Do You Have Permission to Do One of the Most Vital Tasks for a Writer? [In Other Words: Shhhhhh, We're Reading!]

Reading fiction is one of the most important things a novelist can do! But--for me, at least--it can be hard to make time for it. How about you? What obstacles are tripping you up? | lucyflint.com

Well, my wonderful lionhearts, I'm doing it. As I write this, I'm on page 170 of the first novel I've read in an eon.

(Okay, okay. A few months. But it feels like it's been an eon.)

If you missed Monday's post, here's the recap: I took the plunge and announced that I haven't been reading fiction lately. (Yikes!!)

And, since that makes me feel a little desperate, I'm challenging myself to read four novels in July.

(Woo hoo! I love a good timely challenge. Feel free to join me, if your reading levels have been a bit low.)

So, right after writing that post, I grabbed four yet-unread novels off of my shelves and threw myself into one of them.

I started with the hardest of the four books: for me, that means historical fiction, especially wartime historical fiction. (The one mega-exception to my usual reluctance to read this type of thing: The Guernsey Literary and Sweet Potato Pie Society, which I absolutely adored.) 

So I'm immersing myself in A Thread of Grace, by Mary Doria Russell. 

I've missed this fiction-reader's feeling of living a double life: Half of me is here in Illinois in 2016, hanging out with family and enjoying the first batch of summer tomatoes. 

The other half of me is somewhere in Italy in 1943, forging documents, hiking over mountains, probably falling in love with a soldier (or maybe a spy).

Mmmm. Two places at once. That teleportation thing. I love it.

The book is well-written and intriguing, and yes, I'm enjoying it so far. 

But trying to gallop through 426 pages of fiction in a week reminds me of something I miss about taking all the literature classes in college: 

Permission.

When I had three days to read an assigned novel, I did whatever it took to make it work.

I would block out the time, crank through the pages, and drink the lattes I needed until the book was done.

Here's the main thing, my friends: I didn't feel conflicted about reading novels in college. It was homework, it was for class, it was why I was there.

But reading fiction now?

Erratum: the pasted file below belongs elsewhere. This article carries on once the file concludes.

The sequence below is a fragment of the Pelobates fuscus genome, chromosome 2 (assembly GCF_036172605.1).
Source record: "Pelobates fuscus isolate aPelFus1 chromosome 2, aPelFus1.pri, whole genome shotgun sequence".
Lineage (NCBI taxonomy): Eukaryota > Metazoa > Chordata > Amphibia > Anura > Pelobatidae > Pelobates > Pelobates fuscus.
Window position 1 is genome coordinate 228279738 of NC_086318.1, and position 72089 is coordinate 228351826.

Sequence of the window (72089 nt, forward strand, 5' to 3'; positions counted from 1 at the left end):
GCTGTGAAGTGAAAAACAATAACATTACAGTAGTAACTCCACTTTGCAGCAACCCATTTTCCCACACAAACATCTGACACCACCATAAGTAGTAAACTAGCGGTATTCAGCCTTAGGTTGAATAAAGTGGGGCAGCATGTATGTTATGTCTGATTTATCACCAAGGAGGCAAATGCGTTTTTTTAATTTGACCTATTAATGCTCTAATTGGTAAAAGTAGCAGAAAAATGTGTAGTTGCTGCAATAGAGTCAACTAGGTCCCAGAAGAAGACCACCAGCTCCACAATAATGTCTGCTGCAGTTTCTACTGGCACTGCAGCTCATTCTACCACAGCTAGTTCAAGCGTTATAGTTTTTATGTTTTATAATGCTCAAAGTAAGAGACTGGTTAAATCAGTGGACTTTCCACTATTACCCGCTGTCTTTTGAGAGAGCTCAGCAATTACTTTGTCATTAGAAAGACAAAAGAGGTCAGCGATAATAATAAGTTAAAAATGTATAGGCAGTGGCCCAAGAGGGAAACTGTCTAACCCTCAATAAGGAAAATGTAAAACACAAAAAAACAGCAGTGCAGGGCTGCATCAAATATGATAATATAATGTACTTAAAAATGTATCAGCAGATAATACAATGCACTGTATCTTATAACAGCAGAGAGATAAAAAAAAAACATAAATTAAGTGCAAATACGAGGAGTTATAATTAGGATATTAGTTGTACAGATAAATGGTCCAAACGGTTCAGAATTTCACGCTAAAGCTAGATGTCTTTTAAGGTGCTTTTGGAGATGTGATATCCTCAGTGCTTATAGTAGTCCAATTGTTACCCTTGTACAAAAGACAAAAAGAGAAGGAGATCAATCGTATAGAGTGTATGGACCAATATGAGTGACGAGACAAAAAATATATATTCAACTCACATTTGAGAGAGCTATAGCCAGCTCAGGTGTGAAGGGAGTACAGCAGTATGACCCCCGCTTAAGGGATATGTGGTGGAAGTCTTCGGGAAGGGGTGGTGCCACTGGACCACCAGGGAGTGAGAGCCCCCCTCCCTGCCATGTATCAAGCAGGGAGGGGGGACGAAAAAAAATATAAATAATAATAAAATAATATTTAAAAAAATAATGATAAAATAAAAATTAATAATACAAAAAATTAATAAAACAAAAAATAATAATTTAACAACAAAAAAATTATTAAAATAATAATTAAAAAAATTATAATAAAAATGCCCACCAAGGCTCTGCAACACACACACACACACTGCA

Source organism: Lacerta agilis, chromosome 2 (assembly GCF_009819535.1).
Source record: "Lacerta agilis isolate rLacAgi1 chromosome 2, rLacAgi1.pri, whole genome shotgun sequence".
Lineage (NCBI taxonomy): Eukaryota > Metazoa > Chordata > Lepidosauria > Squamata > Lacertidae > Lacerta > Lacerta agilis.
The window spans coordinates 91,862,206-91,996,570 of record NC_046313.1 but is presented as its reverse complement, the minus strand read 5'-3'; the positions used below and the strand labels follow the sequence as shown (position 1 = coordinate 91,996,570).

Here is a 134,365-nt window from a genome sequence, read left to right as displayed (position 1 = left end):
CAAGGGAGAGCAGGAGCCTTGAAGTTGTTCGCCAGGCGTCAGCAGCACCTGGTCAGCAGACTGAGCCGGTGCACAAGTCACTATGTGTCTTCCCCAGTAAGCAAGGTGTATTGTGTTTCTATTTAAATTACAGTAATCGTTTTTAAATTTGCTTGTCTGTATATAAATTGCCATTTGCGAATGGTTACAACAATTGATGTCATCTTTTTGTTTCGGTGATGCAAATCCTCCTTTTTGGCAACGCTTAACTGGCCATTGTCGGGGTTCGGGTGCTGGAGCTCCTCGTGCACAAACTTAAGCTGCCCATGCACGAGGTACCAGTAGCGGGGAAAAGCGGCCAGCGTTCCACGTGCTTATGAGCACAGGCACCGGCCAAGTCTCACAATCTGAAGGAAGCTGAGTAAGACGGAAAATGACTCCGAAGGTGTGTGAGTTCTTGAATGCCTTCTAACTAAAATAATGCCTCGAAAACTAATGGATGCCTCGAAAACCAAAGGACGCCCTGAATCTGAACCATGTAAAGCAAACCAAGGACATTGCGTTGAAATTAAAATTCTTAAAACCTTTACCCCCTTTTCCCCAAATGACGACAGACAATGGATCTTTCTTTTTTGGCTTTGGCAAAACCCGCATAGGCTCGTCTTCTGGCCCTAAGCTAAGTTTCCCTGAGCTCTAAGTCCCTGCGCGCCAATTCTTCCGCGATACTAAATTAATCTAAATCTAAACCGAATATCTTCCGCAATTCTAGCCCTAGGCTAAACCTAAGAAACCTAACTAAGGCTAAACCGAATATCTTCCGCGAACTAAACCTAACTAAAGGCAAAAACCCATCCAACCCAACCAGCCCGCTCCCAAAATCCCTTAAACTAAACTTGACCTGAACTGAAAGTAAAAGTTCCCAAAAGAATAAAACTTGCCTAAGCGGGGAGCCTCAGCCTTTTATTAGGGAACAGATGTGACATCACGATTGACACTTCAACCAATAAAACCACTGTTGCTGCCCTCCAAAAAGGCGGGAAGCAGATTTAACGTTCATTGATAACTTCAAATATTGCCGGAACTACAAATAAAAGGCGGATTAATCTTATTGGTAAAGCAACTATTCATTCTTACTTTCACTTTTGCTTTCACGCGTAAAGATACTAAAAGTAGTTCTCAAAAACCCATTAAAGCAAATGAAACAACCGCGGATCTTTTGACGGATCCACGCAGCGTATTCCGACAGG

I have a hard time letting myself do it. I have a hard time giving myself that permission.

Isn't that crazy? 

I believe in the power of fiction, I love stories and storytelling, and my heart belongs to novels forever. 

Also, I'm a writer, for pete's sake! 

I know that reading is vital training for me. As Stephen King wrote, "If you want to be a writer, you must do two things above all others: read a lot and write a lot. There's no way around these two things that I'm aware of, no shortcut."

That makes so much sense to me. I totally get it, agree with it, quote it.

So why the disconnect? 

Why do I have such a hard time reading fiction during my work hours?

Why do I forget how valuable and irreplaceable it is? 

Hmmm. That's what I'm musing on today, friends. 

I wonder if it's because, for so long, fiction was my escape. You know? 

It was something fun for my free time. And now, it feels like "playing." Even though I try to remind myself that it's what I'm meant to do, that it's absolutely necessary. 

So. That is the underlying challenge of July: internalizing that permission.

Intentionally carving a place in my work week that belongs to reading fiction. Connecting my schedule to my belief in the importance of reading.

Whew! 

So that's where I'm at. I'm hoping to zoom through the rest of this book by the end of the week. I'll keep you posted!

And now, back to the book...


What about you? Do you feel inside yourself a definite permission to consume plenty of fiction? Or ... do you feel like it doesn't qualify as work? 

And to those of you with special reading goals this month—how's that going? Lemme know in the comments!!